But you may be thinking "what difference does it make if my fridge is a few degrees too warm?" In a laboratory experiment (Evans & Redmond, 2019), I investigated what happens to bacteria in food when stored at different temperatures, I discovered that food poisoning bacteria and food spoilage bacteria grow at significantly faster rates at refrigeration temperatures just above recommendations (7.8°C), compared to temperatures within recommendations (2.5°C), indicating that inadequate refrigeration temperatures result in potentially unsafe foods and food wastage.

Even if you can remember a time before 'use by' dates. The date labels on foods are also really important in terms of food safety and food wastage. Our research has found that many people are confused between 'best before' and 'use by' dates (Evans & Redmond, 2016). So to clarify, the 'best before' is an indicator of food quality, some people may dispose of food when it is beyond the 'best before' date, however you can eat the food after the date, it will be safe but it might not be of the best quality, for example the texture may not be as intended. Whereas the 'use by' date is an indicator of food safety, this is calculated based on the growth ability of bacteria, food that is beyond the 'use by' date should not be consumed – even if the food seems to be ok, as food poisoning bacteria can grow to high numbers without having an impact on the taste, smell and appearance of food. Although we shouldn't be eating food beyond the 'use by' date, there are a number of steps we can take to prevent wasting food because it has passed the 'use by' date; such as planning what we purchase and freezing food products that will not be eaten before the 'use by' date.

So, there are many simple steps that we can all take to help reduce food wastage in our own homes that also help to ensure the food that we eat is safe. Indeed, earlier this year, WRAP launched the first Food Waste Action Week, in an attempt to tackle household food waste with the simple message that "Wasting Food Feeds Climate Change". In addition to ensuring safe refrigeration temperatures and freezing food before the 'use by' date, the campaign also encourages us to plan our meals and make a shopping list – so we only buy what we really need.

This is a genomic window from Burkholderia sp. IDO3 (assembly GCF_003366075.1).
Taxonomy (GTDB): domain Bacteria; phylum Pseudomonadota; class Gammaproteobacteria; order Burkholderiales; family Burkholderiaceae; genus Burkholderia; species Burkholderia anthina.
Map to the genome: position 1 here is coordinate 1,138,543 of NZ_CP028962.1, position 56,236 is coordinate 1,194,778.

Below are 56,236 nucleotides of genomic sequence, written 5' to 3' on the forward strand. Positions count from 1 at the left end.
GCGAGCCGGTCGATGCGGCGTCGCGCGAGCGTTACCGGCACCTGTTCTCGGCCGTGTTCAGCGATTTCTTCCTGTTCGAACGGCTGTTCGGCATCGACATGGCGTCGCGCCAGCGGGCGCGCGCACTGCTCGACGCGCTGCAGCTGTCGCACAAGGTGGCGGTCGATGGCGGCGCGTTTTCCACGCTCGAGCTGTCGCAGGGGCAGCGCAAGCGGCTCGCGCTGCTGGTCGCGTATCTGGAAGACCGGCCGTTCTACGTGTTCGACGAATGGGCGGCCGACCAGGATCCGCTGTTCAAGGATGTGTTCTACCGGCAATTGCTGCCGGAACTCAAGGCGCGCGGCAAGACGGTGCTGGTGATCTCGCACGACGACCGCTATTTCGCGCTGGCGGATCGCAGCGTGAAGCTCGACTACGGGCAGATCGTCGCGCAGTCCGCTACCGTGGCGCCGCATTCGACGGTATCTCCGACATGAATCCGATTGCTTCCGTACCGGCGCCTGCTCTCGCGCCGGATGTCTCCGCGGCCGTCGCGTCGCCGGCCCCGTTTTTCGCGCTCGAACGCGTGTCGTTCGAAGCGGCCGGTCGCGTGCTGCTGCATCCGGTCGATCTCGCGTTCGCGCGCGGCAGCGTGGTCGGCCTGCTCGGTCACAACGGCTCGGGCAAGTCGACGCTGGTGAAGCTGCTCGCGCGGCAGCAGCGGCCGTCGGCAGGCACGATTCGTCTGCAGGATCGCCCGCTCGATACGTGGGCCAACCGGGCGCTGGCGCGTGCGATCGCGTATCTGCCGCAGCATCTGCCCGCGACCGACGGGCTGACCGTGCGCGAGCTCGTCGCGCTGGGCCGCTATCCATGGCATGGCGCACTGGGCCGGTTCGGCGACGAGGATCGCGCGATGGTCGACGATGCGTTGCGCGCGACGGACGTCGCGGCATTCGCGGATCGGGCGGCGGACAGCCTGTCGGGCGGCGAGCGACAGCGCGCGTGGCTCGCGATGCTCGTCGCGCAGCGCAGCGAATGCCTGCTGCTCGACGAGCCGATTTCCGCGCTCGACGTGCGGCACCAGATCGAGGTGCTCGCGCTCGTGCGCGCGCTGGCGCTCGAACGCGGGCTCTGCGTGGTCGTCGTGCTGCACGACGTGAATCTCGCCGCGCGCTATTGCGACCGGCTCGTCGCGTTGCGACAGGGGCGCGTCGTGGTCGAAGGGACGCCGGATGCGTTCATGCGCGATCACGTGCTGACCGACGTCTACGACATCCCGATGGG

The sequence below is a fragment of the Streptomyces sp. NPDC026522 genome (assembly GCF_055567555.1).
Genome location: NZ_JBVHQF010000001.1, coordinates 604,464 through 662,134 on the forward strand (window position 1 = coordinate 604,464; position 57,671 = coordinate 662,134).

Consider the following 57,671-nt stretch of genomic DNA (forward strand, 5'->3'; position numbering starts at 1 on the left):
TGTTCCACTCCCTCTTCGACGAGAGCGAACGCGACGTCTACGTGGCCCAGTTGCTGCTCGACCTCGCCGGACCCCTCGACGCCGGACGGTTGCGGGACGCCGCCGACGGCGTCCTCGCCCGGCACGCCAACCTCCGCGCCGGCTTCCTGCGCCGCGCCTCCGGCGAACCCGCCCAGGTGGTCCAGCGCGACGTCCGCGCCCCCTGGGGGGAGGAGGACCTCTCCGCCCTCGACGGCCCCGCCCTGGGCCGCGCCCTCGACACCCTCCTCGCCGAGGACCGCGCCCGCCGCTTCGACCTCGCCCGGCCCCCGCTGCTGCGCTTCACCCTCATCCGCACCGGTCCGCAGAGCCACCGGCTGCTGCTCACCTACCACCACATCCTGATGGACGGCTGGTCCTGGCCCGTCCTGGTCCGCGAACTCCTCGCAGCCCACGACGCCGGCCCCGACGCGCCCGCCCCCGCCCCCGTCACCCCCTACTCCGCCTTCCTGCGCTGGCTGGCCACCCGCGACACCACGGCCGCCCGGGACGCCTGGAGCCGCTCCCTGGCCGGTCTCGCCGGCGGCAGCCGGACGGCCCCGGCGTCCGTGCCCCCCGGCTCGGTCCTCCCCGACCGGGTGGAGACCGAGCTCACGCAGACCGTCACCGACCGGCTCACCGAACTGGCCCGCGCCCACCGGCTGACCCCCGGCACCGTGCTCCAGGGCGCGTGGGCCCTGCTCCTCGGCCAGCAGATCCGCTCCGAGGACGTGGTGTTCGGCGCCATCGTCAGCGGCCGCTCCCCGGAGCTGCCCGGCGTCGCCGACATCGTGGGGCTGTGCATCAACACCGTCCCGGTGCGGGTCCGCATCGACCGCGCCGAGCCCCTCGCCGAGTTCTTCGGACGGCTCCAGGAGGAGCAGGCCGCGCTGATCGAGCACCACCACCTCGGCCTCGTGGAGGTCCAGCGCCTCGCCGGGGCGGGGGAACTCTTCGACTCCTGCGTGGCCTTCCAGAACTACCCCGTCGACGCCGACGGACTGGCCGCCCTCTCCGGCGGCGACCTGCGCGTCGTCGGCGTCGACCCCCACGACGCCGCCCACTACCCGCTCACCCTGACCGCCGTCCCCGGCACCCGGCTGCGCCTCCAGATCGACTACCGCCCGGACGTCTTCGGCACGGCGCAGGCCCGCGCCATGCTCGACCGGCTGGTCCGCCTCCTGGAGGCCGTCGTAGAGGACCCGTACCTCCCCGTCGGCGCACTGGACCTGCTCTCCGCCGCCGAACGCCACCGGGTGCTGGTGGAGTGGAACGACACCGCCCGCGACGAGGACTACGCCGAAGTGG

I know that lots of people have already changed what they eat to reduce their carbon footprint, but I believe that how we approach food shopping, preparation and storage can also be beneficial. Small changes – such as ensuring our refrigerators are operating at temperatures below 5°C, and making good use of the freezer – may enhance food safety, reduce food wastage and the potential impact upon climate change.


Evans, E. W., & Redmond, E. C. (2015a). Analysis of Older Adults' Domestic Kitchen Storage Practices in the United Kingdom: Identification of Risk Factors Associated with Listeriosis. J. Food Prot., 78(4), 738-745.

Evans, E. W., & Redmond, E. C. (2015b). Time Temperature Study of UK Consumers' Domestic Refrigerators Time Temperature Study of UK Consumers' Domestic Refrigerators. In  International Association for Food Protection (IAFP) European Symposium on Food Safety. Cardiff, UK. 20th - 22nd April 2015.

Evans, E. W., & Redmond, E. C. (2016). Older adult consumer knowledge, attitudes and self-reported storage practices of ready-to-eat food products and risks associated with listeriosis. J. Food Prot., 79(2), 263-272.

Evans, E. W., & Redmond, E. C. (2019). Laboratory re-enactment of storage practices of older adults to determine potential implications for growth of Listeria monocytogenes. Food Protection Trends., 39(3), 225-236.

Food Standards Agency. Food safety and hygiene at home. Chilling. How to chill, freeze and defrost food safely. (2020). Accessed 27th April 2021.

WRAP. WASTING FOOD FEEDS CLIMATE CHANGE: Food Waste Action Week launches to help tackle climate emergency. (2021). Accessed 20th October 2021.